Turning the page

The pandemic has forced this year’s literary festivals online. Chris Moss assesses their new approach

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Like so many events, this autumn’s book festivals are largely going digital. There’ll be a bit less chinwagging with your favourite author or meeting over a signing desk but there’s no travel or queuing for drinks and wherever you are, you can attend, online.

Manchester Literature Festival, on 23-25 October, will be all-digital. Seventeen events are scheduled including in-conversations with Tori Amos, Nick Hornby, Booker prize-shortlisted Maaza Mengiste, Jeanette Winterson and Angela Davis, who’ll be sharing a platform with Jackie Kay. Editors Yomi Adegoke and Elizabeth Uviebinené reunite with MLF to talk about their new anthology Loud Black Girls, and a poetry and music showcase, Cabaret for Freedom, will celebrate the life and work of Nina Simone. Info at manchesterliteraturefestival.co.uk.

Liverpool Literary Festival returns for the weekend of 11 October, live-streaming a range of events, including an opening on the Friday evening hosted by the UK’s first female poet laureate, Professor Dame Carol Ann Duffy. Sri-Lankan-born British author – and Liverpool University alumnus – Romesh Gunesekera, reflects on his experiences in 1970s Liverpool and how it shaped his writing.

Other invitees include Costa Short Story Award winner Jess Kidd, novelist Adele Parks, screenwriter and playwright Heidi Thomas, Call the Midwife’s Stephen McGann and Liverpool legend Alexei Sayle. See liverpool.ac.uk/literary-festival/events.

Ilkley Literature Festival is delaying most physical events until spring 2021. Since August it’s been running creative workshops for adults and young people, ranging from writing for wellbeing to crime fiction and creating animated poetry. With a maximum of 20 participants, some of these are delivered in person while others run online. A weekend of digital talks will take place on 24-25 October, focusing on the theme of “in/justice”. Audiences will be able to view free online talks and performances, featuring writers of fiction, non-fiction and poetry. Visit ilkleyliteraturefestival.org.uk.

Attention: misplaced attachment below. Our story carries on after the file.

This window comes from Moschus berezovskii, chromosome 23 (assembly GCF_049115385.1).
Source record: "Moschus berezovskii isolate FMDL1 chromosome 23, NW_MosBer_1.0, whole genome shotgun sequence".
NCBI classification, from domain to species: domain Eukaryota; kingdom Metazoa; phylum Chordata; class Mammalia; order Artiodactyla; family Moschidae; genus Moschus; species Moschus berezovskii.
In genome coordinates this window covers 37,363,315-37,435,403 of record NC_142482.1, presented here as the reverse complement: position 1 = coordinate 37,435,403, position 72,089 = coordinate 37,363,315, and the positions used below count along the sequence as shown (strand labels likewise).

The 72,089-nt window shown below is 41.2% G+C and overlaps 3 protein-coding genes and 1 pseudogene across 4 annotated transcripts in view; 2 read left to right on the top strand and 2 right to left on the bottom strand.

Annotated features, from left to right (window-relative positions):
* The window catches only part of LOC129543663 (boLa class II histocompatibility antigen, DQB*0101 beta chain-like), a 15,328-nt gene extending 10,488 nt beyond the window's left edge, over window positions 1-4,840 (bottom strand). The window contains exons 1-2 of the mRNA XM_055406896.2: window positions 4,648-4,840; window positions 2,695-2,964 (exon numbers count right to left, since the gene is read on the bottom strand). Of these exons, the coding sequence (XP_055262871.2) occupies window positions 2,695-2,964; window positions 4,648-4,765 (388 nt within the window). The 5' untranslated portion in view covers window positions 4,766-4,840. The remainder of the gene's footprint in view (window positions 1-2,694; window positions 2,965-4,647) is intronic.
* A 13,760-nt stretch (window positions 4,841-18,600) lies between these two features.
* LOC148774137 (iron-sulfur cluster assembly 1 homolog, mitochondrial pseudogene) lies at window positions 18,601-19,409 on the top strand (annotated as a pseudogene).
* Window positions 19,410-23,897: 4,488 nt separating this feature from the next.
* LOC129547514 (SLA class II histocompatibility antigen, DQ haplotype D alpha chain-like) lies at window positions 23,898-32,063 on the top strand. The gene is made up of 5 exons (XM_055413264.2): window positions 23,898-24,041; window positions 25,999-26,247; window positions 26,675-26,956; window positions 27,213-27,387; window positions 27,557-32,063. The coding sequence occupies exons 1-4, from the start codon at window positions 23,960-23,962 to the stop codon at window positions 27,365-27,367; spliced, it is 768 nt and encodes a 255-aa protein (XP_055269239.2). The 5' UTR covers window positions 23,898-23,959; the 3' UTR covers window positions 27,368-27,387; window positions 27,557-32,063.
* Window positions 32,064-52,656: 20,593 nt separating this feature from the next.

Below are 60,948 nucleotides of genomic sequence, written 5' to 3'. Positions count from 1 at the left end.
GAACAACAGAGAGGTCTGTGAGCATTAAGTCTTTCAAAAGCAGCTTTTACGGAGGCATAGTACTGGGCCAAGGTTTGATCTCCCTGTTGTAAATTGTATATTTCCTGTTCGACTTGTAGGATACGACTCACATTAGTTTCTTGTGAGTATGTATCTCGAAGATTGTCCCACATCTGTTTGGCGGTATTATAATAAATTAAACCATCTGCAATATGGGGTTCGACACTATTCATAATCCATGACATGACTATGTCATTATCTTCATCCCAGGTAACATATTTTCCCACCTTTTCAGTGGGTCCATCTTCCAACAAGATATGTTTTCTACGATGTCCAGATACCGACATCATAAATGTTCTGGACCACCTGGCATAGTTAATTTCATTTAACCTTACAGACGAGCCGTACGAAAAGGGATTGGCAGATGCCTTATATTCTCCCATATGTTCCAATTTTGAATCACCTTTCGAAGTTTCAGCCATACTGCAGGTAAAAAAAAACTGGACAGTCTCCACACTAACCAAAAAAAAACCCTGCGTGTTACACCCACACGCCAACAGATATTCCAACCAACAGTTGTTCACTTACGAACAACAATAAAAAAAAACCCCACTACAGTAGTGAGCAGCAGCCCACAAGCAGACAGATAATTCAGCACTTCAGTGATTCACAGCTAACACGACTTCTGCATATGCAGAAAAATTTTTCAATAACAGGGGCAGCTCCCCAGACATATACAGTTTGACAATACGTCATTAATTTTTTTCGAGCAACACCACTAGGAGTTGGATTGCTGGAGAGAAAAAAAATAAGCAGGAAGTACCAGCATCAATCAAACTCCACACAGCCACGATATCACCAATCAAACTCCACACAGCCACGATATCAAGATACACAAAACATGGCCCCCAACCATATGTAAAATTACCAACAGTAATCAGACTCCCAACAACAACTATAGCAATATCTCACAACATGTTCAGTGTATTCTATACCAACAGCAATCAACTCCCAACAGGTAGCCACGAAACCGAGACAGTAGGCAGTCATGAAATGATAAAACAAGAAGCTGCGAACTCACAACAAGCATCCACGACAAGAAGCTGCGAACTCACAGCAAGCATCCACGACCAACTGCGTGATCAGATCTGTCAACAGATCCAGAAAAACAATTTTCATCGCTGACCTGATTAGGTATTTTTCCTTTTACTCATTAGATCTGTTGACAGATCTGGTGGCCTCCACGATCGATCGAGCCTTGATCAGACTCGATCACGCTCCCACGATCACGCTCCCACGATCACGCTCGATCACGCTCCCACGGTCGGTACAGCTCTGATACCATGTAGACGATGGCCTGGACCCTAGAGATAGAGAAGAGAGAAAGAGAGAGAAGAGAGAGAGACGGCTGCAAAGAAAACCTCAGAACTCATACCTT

Durham Book Festival 2020 will feature more than 50 online events on 9-18 October, with headliners including local crime writer Ann Cleeves, Ian Rankin (see p10) and Jenny Offill. A series of conversations produced in partnership with Birmingham Literature Festival will tackle contemporary issues. Laura Bates talks about her latest book, Men Who Hate Women, while Alastair Campbell will discuss Living Better and his lifelong struggle with depression. Disabled writer Lisette Auton will showcase a new film created with three other County Durham-based disabled artists.

“Every year new commissions are at the heart of the work we produce,” says Rebecca Wilkie, programme manager at New Writing North, which manages the festival.

“We’re producing the festival digitally this year but will still be profiling exciting commissions from writers including Fatima Bhutto and DBC Pierre, who have both written thought-provoking pieces for our website. We’ve also commissioned a literary guided walk around Durham, which will be both a podcast and short film, so although our audiences won’t be attending events in the city we can bring the city to them. This year’s programme is also our most international so far.”

Events are free; book at durhambookfestival.com. The winner of the £5,000 Gordon Burn Prize will be announced on 15 October.

Harrogate Literature Festival’s ninth edition will be free and broadcast online on 22-25 October, featuring bestsellers Lee Child, Bernard Cornwell and Ken Follett, political scientist, women’s rights activist and author Elif Shafak, and Labour MP Jess Phillips. Kadiatu Kanneh-Mason, mother of Britain’s most musical family, will also be doing a turn. See harrogateinternationalfestivals.com.

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